Having a basic understanding of copyright law coming into this course, I was excited to learn new ideas about it. This week allowed me this opportunity through our reading and video assignments. This week I was able to learn about: the difference between plagiarism and copyright infringement; the history of the U.S. Copyright Office; the similarities and differences between fair use, creative commons, and public domain; and most importantly the issues of intellectual property in the digital age.
An important topic I will need in becoming a leader of digital learning is understanding the difference between plagiarism and copyright infringement. Both are similar, but the two have nuanced meanings to separate them from the other. Plagiarism is failing to submit attribution (citation) of a source and thus tries to pass the idea off as their own (Bailey, 2013). Plagiarism may infringe upon intellectual property rights but is generally considered unethical (Morrow, 2009). Copyright infringement is when a person does not get permission or follow the laws specifying how to use a copyrighted source. Understanding these two concepts will help me differentiate these ideas to the students I teach. I will better be able to explain plagiarism and how to properly cite its sources, as well as teach students how to avoid copyright infringement.
Another topic I was fascinated by was the history of the U.S. Copyright Office. In a detailed paper arguing for the removal of the U.S. Copyright Office from the Library of Congress, Tepp and Oman discuss the heritage of the U.S. Copyright office in order to show how it has outgrown its antiquated methods (Tepp and Oman, 2015). In this reading it was interesting to learn about how copyrights are issued; the originator needs to register their work by submitting a form and a copy for preservation and reference and the work must be an original idea worthy of copyright (U.S. Copyright Office) (Tepp and Oman, 2015). This is particularly useful if I am to explain to students why it is important to obey copyright laws, as it is procedural safeguards to the time and work of individuals. Copyrights protect people’s property and it is up to us to properly follow the rules of use by the author.
One last thing I learned this week that will greatly impact me as a digital learning instructor is the differences between fair use, Creative Commons, and public domain. All of these are ways one can use another author’s work without fear of copyright infringement. Fair use is an acceptable way to use an author’s work if the work undergoes transformation. This includes if the work is to be commented on, criticized, or parodied, and may also include a segmented portion of the work if it is for nonprofit educational use (Common Sense Education, 2014). Creative Commons is an organization that is trying to simplify digital piracy by doing away with copyrighted restrictions with digital material (Creative Commons, 2008). Creative Commons has created a networked organization where authors can submit their works and allow users to freely use their work (Creative Commons, 2008). This is similar to public domain, as public domain allows anyone to freely use the material because it is not protected by copyright, trademark, or any patenting laws (Stim, 2018). Once a work enters public domain it can never be copyrighted again, and is free to use. For this reason the U.S. government places a contemporary rule of a copyright lasting the author’s life plus seventy years (Stim, 2018). These concepts are important for a digital educator to understand because they help clarify what is acceptable to use as digital content. If digital material is fair use, found through the Creative Commons, or is public domain than it is acceptable for teachers and students to use. This is essential to understand as it will allow me to better instruct students on what is acceptable use in copyright law.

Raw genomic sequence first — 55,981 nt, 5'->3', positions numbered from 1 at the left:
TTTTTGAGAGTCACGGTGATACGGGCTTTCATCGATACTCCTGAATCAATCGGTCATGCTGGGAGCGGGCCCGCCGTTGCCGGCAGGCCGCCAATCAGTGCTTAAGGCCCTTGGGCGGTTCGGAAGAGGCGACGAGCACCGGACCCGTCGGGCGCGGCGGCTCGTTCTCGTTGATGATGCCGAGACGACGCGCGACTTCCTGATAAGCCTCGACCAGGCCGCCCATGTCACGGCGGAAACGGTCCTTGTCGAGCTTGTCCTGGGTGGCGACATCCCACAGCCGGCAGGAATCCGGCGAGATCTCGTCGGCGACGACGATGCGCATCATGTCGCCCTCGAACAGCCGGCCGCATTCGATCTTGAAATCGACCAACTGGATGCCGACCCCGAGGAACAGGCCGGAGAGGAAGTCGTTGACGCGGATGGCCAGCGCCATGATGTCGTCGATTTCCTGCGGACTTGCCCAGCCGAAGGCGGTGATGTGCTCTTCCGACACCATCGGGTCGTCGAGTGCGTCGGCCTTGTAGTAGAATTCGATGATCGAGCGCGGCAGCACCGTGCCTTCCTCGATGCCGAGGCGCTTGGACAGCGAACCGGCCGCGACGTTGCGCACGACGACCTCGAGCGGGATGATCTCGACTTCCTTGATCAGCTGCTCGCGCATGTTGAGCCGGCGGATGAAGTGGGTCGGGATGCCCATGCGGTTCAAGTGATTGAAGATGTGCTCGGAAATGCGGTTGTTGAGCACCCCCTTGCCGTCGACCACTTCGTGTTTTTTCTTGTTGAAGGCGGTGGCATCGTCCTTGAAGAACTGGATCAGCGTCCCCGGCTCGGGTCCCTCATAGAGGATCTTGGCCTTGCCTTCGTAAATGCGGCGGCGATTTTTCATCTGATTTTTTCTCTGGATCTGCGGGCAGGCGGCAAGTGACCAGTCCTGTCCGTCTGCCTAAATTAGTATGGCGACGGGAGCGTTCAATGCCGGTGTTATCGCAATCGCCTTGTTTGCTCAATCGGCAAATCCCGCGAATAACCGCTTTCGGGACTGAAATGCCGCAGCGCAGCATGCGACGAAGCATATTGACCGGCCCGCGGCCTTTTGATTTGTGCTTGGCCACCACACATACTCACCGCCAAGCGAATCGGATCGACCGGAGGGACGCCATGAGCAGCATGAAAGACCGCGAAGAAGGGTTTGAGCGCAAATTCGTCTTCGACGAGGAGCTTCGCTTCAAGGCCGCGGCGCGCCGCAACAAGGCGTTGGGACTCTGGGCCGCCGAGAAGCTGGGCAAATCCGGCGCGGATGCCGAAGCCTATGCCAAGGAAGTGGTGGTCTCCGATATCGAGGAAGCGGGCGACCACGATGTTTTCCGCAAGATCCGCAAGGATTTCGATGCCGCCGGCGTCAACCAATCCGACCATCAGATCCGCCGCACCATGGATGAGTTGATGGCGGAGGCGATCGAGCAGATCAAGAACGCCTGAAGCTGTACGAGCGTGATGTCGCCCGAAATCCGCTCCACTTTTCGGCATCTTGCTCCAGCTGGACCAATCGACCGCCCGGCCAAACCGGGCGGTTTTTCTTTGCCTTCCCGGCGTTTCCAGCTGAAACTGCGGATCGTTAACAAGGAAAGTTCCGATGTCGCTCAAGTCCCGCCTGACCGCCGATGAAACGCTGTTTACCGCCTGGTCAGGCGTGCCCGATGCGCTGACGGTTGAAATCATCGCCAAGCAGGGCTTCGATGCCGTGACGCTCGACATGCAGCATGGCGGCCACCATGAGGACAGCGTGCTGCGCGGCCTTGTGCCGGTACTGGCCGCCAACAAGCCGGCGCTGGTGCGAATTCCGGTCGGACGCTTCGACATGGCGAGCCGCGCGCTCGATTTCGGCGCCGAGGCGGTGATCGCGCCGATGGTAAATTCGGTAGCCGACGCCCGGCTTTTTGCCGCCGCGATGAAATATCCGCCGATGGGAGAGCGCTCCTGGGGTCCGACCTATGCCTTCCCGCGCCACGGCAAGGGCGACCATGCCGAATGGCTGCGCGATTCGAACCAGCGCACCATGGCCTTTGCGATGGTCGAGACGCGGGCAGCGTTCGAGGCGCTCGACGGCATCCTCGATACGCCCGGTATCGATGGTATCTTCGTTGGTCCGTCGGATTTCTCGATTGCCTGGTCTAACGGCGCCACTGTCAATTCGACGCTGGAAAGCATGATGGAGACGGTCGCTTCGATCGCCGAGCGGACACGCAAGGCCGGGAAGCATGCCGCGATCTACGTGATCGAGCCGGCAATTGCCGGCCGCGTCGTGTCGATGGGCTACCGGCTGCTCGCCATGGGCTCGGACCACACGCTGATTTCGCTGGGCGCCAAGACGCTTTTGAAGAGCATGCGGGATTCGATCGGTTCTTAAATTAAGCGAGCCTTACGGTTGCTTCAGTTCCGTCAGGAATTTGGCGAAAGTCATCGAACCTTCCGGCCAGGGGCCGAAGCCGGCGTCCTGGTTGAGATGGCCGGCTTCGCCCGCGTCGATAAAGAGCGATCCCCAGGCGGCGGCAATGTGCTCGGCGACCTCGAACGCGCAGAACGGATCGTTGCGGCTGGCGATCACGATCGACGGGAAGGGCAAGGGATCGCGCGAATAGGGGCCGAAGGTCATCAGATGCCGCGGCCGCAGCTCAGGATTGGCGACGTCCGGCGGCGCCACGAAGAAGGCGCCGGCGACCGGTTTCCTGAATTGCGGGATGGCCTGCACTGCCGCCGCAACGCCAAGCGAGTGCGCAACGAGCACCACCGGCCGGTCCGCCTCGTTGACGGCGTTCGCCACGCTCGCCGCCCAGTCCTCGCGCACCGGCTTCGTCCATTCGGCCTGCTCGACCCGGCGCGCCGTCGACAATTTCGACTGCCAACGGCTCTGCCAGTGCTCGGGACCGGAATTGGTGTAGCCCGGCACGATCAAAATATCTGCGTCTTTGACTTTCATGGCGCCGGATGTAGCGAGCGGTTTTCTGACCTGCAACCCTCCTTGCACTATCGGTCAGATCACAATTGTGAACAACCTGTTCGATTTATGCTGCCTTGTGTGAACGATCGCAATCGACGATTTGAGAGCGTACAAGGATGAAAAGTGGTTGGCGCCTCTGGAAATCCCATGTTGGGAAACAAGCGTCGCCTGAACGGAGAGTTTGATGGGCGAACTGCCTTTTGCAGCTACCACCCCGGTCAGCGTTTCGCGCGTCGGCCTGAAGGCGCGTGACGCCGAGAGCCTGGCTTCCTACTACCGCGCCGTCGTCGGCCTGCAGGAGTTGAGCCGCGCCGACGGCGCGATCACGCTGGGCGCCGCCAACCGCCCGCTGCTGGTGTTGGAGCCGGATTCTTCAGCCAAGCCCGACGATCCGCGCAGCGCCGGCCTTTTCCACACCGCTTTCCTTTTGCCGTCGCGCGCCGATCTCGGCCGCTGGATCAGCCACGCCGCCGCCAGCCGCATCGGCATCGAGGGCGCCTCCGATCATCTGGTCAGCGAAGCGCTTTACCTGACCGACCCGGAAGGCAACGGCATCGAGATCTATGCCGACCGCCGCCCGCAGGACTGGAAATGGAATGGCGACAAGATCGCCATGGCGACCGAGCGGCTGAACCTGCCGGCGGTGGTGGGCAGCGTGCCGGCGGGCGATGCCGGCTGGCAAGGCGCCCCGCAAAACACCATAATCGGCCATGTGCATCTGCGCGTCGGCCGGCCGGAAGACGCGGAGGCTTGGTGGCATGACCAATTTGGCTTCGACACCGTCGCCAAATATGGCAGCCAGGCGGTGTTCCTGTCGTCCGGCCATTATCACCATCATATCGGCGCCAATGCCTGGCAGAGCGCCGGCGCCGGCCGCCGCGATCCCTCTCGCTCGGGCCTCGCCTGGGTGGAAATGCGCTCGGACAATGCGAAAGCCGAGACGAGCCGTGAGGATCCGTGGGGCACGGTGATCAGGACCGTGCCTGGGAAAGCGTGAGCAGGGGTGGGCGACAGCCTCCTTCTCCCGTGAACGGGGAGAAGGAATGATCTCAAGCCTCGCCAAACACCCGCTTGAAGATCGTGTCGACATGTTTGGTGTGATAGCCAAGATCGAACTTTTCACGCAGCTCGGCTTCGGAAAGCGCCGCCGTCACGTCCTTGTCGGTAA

This week has been a walk down memory lane but has afforded me the opportunity to clarify my understanding of copyright law. Through my understanding of copyright law I will better be able to instruct students on acceptable use of digital content. This week’s learning centered around what constitutes as a copyright violation, how to achieve a copyright, and how to avoid copyright infringement. By understanding these concepts I will be able to instruct my students and foster them to become productive digital citizens through obeying and respecting digital law.
Bailey, J. (2013, October 7). http://www.plagiarismtoday.com. Retrieved from https://www.plagiarismtoday.com/2013/10/07/difference-copyright-infringement-plagiarism/
Common Sense Education. (September 5, 2014). Copyright and fair use. Found at https://www.youtube.com/watch?v=suMza6Q8J08.
Creative Commons. (2008, July 30). A shared culture. Retrieved from: https://www.youtube.com/watch?v=1DKm96Ftfko
Creative Commons. (2014, March). Best practices for attribution. Creative Commons. Retrieved from https://wiki.creativecommons.org/wiki/Best_practices_for_attribution#Examples
Morrow, Stephanie. (December, 2009). Plagiarism: what is it, exactly? Legalzoom.com. Found at https://www.legalzoom.com/articles/plagiarism-what-is-it-exactly.
Stim, R. (2018). Copyright basics faqs. Stanford.edu. Retrieved from https://fairuse.stanford.edu/overview/faqs/copyright-basics/
Stim, R. (2018). What is fair use? Stanford.edu. Retrieved from https://fairuse.stanford.edu/overview/fair-use/what-is-fair-use/
Stim, R. (2018). Welcome to the public domain. Stanford.edu. Retrieved from
Tepp, S. & Oman, R. (2015, October). A 21st century copyright office: The conservative case for reform. Hudson Institute. Center for the economics of the Internet. Found at https://www.hudson.org/research/11772-a-21st-century-copyright-office-the-conservative-case-for-reform
U.S. Copyright Office. Registering a work. Found at https://www.copyright.gov/help/faq/faq-register.html#register.
Garner, E. (December, 2014). Democracy chronicles. Found at https://www.flickr.com/photos/democracychronicles/15378138833.